We bought her from a sweet German couple who had to return home before they got to use her too much, due to the COVID pandemic. The van was parked up at a friend of a friend’s house in Queenstown for more than half a year as they decided if they should sell her or not.
They named her Cämpi Schlämbi! When we asked them about the name, they said it was Cämpi like Camper, and then just a funny word that rhymed with it. We thought that was fun! We fell in love with her, the name, and the story of how we got her so we decided to keep her name.
It certainly made for some unique challenges buying her though! To start, we were stuck in quarantine while trying to negotiate. The van was listed in New Zealand Dollars, but we were using our US account to pay the German owners in Euros. Finally we had to arrange to pick up the van with their contact here in NZ, who happens to be an Irishman!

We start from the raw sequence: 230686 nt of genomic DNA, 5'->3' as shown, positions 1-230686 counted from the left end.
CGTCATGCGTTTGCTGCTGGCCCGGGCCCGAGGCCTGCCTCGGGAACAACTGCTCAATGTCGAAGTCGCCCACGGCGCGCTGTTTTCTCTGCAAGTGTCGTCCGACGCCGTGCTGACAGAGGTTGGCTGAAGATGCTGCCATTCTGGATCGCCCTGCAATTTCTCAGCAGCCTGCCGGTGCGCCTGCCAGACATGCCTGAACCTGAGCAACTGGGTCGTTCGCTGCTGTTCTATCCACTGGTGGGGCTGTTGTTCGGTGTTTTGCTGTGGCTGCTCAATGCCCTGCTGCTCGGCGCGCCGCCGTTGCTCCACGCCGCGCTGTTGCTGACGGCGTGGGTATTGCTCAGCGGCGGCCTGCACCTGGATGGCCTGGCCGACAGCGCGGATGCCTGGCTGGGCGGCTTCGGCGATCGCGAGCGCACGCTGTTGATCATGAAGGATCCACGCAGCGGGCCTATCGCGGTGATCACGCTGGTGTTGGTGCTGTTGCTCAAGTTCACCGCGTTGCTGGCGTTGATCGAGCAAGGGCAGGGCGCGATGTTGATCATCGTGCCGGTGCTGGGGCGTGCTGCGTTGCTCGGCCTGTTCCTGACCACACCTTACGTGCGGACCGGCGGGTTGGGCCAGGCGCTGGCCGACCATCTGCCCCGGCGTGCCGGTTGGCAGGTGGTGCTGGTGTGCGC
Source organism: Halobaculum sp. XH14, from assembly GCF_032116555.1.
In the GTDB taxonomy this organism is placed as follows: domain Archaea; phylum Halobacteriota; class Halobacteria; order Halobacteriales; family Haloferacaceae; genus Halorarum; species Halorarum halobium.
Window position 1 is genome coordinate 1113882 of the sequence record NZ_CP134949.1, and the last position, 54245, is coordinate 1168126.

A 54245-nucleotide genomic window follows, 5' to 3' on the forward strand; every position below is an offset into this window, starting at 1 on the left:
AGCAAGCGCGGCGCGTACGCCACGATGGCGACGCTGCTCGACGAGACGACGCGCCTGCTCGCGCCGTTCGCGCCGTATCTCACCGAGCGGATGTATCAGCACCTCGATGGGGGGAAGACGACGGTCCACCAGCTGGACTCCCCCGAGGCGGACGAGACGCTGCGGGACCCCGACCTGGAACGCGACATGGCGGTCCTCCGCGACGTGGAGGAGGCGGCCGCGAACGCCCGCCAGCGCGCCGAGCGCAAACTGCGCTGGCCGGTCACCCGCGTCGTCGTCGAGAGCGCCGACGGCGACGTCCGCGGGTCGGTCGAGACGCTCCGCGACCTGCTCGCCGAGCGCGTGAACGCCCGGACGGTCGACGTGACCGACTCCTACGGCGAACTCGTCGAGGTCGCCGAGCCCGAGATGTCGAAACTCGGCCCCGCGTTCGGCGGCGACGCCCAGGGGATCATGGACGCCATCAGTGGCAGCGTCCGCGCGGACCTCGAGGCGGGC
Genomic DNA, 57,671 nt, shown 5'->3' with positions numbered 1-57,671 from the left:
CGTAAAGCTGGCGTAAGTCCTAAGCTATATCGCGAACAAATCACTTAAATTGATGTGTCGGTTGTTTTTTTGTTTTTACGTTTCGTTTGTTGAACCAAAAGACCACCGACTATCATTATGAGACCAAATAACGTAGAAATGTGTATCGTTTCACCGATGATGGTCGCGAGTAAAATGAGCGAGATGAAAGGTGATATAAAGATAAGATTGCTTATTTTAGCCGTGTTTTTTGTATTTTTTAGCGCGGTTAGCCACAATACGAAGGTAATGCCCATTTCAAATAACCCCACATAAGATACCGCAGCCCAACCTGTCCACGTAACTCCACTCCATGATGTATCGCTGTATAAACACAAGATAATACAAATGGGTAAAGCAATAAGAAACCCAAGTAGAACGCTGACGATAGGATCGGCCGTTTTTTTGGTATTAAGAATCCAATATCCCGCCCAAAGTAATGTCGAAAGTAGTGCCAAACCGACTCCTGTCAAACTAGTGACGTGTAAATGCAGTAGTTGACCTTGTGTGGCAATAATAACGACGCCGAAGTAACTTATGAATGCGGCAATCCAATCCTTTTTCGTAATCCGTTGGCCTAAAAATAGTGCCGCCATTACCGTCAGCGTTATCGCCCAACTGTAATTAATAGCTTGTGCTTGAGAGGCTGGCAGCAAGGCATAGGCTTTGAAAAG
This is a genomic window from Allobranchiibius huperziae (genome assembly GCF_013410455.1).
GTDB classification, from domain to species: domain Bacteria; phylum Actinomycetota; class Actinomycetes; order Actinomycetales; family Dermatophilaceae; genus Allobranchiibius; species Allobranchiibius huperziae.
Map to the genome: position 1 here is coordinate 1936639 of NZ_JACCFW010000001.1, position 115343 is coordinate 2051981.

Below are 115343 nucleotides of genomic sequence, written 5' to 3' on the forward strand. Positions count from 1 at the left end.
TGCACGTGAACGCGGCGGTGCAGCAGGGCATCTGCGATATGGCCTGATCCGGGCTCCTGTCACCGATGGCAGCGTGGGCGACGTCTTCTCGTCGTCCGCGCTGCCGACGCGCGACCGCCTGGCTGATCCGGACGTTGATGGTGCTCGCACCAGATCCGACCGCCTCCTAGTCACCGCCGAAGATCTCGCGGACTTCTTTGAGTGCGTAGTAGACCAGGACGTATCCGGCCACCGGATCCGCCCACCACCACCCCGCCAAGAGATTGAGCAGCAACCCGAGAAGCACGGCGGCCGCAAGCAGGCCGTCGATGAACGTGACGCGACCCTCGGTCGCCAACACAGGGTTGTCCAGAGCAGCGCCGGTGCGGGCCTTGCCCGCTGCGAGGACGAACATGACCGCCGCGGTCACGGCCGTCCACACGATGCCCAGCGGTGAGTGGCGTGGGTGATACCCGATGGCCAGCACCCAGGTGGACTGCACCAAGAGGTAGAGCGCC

When we got out of quarantine we picked up our rental car, bought a sewing machine and ukulele, and headed out of town (more on those in future posts)! We pulled into the driveway in Queenstown around 9 pm that night to see Cämpi Schlämbi in person for the first time! While we were out chatting with the van man, his wife came out with the small cactus seen in the pictures. “No home is complete without a house plant!” she said. It was actually the German couple’s cactus they bought for the home, and she kept it alive all this time for it’s new owners!
We’ll make another post later on modifications we’ve made to Cämpi Schlämbi and where she’s been!
Thanks for reading!